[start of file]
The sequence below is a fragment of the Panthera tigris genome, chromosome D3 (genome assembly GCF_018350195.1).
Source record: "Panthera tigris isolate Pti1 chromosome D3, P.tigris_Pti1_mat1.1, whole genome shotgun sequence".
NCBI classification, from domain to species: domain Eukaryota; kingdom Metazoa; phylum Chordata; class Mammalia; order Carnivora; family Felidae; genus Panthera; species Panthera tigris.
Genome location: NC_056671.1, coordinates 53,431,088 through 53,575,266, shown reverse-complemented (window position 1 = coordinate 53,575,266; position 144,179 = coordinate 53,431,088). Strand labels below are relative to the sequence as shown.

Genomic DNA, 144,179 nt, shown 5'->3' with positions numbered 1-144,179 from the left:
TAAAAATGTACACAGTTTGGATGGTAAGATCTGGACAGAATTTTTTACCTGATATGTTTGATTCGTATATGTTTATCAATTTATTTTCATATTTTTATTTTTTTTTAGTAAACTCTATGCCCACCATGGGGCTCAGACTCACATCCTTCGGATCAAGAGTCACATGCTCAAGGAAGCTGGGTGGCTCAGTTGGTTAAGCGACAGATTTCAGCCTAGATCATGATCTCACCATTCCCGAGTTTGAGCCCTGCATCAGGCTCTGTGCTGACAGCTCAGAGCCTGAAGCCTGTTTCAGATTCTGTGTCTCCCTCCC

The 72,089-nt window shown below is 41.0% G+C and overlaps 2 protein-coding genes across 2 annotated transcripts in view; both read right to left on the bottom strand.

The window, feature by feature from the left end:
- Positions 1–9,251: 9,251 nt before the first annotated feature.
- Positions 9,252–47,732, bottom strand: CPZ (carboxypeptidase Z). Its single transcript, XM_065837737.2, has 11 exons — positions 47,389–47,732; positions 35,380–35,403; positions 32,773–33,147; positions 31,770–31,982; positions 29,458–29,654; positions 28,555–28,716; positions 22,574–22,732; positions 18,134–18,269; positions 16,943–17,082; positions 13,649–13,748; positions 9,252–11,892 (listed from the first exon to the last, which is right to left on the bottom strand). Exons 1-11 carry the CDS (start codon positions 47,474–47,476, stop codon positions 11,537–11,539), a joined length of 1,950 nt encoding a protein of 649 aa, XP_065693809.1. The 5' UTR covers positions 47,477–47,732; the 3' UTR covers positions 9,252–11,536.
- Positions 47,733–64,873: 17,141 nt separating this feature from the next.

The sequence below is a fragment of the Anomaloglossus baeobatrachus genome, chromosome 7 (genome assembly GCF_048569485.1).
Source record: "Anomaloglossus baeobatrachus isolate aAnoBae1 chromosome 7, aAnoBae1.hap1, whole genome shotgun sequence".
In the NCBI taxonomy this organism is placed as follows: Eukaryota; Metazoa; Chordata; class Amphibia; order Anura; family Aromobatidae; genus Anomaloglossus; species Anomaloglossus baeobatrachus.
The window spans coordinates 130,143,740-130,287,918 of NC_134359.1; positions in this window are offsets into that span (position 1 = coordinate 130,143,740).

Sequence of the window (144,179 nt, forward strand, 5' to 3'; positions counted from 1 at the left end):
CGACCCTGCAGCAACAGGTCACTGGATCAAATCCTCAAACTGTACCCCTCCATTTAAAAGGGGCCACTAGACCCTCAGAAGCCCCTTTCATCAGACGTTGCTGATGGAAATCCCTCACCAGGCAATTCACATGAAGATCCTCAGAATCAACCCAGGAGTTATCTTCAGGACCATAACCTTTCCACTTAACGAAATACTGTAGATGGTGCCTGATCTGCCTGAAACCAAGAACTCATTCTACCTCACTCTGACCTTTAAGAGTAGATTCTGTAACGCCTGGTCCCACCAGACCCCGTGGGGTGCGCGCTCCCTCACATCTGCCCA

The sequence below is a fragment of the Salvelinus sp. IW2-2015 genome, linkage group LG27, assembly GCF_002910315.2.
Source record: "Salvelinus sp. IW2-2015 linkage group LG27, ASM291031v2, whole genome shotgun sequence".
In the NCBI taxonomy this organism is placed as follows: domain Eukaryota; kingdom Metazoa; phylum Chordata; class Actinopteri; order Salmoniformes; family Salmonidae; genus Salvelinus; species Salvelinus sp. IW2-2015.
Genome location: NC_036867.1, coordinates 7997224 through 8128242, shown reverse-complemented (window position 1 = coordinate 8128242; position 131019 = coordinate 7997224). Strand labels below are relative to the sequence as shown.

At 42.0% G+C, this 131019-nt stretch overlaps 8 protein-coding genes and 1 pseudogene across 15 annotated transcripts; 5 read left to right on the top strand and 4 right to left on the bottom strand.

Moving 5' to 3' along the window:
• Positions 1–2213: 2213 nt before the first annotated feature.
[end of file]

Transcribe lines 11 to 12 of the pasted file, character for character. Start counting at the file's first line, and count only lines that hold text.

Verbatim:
- Positions 47,733–64,873: 17,141 nt separating this feature from the next.

The sequence below is a fragment of the Anomaloglossus baeobatrachus genome, chromosome 7 (genome assembly GCF_048569485.1).